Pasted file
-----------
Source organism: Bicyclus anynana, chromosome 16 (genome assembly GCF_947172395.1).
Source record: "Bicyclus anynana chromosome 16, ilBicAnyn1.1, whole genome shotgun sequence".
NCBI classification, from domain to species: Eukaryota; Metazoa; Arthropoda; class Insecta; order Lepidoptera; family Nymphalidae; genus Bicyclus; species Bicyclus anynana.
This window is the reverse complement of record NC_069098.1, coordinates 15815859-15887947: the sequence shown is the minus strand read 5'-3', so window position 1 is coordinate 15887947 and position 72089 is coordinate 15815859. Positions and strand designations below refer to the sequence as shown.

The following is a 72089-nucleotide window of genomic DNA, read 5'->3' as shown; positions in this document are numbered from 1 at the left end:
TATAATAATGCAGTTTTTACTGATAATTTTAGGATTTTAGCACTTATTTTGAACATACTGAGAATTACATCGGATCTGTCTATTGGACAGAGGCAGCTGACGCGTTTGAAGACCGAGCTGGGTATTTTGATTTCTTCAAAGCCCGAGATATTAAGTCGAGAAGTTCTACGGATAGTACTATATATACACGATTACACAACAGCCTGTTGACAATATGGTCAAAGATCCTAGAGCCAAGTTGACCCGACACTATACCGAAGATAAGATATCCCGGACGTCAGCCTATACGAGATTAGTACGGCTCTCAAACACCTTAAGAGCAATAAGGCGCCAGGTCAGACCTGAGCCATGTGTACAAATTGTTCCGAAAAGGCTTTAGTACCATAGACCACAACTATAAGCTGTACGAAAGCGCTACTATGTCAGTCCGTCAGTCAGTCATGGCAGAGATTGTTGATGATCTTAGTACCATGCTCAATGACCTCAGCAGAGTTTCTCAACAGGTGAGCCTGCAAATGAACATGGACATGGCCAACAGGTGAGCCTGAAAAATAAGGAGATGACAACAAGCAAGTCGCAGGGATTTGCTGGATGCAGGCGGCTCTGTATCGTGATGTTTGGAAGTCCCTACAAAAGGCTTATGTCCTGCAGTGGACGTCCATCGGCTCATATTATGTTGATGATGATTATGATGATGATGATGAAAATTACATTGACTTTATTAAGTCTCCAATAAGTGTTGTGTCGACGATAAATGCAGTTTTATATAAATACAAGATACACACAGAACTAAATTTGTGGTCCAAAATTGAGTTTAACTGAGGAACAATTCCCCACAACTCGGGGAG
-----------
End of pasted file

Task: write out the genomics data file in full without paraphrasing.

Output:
Source organism: Bicyclus anynana, chromosome 16 (genome assembly GCF_947172395.1).
Source record: "Bicyclus anynana chromosome 16, ilBicAnyn1.1, whole genome shotgun sequence".
NCBI classification, from domain to species: Eukaryota; Metazoa; Arthropoda; class Insecta; order Lepidoptera; family Nymphalidae; genus Bicyclus; species Bicyclus anynana.
This window is the reverse complement of record NC_069098.1, coordinates 15815859-15887947: the sequence shown is the minus strand read 5'-3', so window position 1 is coordinate 15887947 and position 72089 is coordinate 15815859. Positions and strand designations below refer to the sequence as shown.

The following is a 72089-nucleotide window of genomic DNA, read 5'->3' as shown; positions in this document are numbered from 1 at the left end:
TATAATAATGCAGTTTTTACTGATAATTTTAGGATTTTAGCACTTATTTTGAACATACTGAGAATTACATCGGATCTGTCTATTGGACAGAGGCAGCTGACGCGTTTGAAGACCGAGCTGGGTATTTTGATTTCTTCAAAGCCCGAGATATTAAGTCGAGAAGTTCTACGGATAGTACTATATATACACGATTACACAACAGCCTGTTGACAATATGGTCAAAGATCCTAGAGCCAAGTTGACCCGACACTATACCGAAGATAAGATATCCCGGACGTCAGCCTATACGAGATTAGTACGGCTCTCAAACACCTTAAGAGCAATAAGGCGCCAGGTCAGACCTGAGCCATGTGTACAAATTGTTCCGAAAAGGCTTTAGTACCATAGACCACAACTATAAGCTGTACGAAAGCGCTACTATGTCAGTCCGTCAGTCAGTCATGGCAGAGATTGTTGATGATCTTAGTACCATGCTCAATGACCTCAGCAGAGTTTCTCAACAGGTGAGCCTGCAAATGAACATGGACATGGCCAACAGGTGAGCCTGAAAAATAAGGAGATGACAACAAGCAAGTCGCAGGGATTTGCTGGATGCAGGCGGCTCTGTATCGTGATGTTTGGAAGTCCCTACAAAAGGCTTATGTCCTGCAGTGGACGTCCATCGGCTCATATTATGTTGATGATGATTATGATGATGATGATGAAAATTACATTGACTTTATTAAGTCTCCAATAAGTGTTGTGTCGACGATAAATGCAGTTTTATATAAATACAAGATACACACAGAACTAAATTTGTGGTCCAAAATTGAGTTTAACTGAGGAACAATTCCCCACAACTCGGGGAG